Broken Jars

Broken Jars

This is a story of pain and dysfunction. This is also a story of resilience and marvelous beauty, all springing to life in a sweet woman who is also a regular attender here at Westside: Teri Crump. Her testimony cuts to the heart of human existence, and her struggle to find who she is speaks to us all.

Though you would never know it by looking at her kind smile, Teri’s childhood was tainted by abuse and neglect. Often left alone with her five brothers, she grew up in an environment of dysfunction. Her early years left her with a lack of self-esteem, a confused sense of identity, and no real understanding of her own worth. Much like the rest of her childhood, Teri’s concept of God was crippled and broken. She thought of God as distant and angry, eager to condemn her. Teri’s dread of God’s punishment, of going to hell, was so strong that it manifested itself in nightmares. To cope with the guilt and fear, she put God, “on the back burner,” and attached herself to a strong personality in a desperate attempt to survive.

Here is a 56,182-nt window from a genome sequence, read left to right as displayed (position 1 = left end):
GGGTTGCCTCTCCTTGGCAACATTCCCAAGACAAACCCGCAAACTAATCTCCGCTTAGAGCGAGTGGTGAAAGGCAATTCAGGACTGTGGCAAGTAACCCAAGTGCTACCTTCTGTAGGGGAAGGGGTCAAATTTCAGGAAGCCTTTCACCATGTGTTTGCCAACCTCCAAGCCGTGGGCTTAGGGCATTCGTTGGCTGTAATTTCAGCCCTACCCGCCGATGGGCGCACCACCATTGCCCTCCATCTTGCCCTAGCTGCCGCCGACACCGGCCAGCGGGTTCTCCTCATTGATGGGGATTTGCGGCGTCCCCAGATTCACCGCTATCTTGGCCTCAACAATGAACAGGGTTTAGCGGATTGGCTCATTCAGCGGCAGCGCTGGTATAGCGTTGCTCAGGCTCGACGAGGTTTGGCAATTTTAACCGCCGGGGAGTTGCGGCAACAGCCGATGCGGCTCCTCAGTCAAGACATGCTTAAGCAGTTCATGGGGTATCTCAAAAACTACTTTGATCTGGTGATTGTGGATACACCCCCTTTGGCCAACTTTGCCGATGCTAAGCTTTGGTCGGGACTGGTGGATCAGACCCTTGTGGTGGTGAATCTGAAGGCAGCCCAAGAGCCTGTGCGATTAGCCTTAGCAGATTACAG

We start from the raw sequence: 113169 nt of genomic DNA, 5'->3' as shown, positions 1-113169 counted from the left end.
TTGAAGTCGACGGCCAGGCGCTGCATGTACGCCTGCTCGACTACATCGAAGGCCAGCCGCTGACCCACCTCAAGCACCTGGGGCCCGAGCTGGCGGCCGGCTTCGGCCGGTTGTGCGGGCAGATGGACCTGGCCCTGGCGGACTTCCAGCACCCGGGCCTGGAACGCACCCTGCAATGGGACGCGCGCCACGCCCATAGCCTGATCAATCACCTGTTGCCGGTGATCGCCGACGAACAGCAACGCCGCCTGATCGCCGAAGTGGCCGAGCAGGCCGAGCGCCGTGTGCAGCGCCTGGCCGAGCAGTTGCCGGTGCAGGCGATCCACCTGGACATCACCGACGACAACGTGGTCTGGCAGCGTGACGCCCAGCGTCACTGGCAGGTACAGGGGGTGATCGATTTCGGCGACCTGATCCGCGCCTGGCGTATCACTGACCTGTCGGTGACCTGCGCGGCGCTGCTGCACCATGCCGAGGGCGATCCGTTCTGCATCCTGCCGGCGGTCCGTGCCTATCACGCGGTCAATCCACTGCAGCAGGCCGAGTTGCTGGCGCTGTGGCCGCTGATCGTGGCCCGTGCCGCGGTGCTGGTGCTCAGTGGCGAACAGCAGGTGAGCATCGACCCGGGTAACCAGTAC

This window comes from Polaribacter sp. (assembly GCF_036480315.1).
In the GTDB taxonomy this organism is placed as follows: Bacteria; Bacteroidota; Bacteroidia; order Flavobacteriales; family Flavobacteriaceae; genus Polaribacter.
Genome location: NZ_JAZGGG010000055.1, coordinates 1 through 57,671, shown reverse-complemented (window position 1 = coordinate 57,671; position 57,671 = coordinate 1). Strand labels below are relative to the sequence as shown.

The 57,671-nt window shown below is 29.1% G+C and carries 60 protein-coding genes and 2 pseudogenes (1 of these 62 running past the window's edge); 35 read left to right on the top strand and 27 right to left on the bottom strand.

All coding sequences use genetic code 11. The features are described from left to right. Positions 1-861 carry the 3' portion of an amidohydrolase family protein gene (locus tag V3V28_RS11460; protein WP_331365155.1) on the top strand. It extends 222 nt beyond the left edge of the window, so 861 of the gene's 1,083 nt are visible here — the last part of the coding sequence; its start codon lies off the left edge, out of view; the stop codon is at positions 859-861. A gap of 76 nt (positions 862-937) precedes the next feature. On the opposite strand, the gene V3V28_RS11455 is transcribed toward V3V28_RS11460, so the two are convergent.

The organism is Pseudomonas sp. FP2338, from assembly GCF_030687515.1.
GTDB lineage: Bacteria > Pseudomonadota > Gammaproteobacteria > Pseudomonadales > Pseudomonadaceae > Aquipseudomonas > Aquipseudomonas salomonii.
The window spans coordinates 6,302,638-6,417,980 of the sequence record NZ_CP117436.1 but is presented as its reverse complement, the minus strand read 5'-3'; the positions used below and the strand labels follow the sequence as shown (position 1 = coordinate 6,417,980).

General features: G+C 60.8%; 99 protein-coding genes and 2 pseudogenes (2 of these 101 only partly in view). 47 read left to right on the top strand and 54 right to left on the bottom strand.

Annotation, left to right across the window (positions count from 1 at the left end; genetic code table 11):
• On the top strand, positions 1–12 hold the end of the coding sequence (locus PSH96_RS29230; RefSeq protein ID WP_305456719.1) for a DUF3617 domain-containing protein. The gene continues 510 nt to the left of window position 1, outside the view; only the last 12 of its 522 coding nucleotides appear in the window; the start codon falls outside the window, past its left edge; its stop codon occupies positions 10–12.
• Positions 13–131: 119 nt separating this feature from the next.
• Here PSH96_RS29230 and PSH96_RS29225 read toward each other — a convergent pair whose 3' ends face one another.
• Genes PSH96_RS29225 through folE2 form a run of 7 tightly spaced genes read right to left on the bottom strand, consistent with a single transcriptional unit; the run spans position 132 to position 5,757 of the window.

Teri was left in what she says is a repeating story: caught in a cycle of codependency, Teri tried to earn her significance and self-worth by pleasing another person at her own expense. Teri married at age 18, and for the 16 years that followed she struggled in a painful, abusive marriage. These were the, “hardest years of my life,” Teri says, but without an understanding of her true value, she just, “didn’t know any better.” She had never been given the tools needed to recognize her individual identity; she was lost in a tangle of shame and disesteem. Sadly, this is the story of many women. And for some, codependency leads to addiction, which spirals into a life of crime.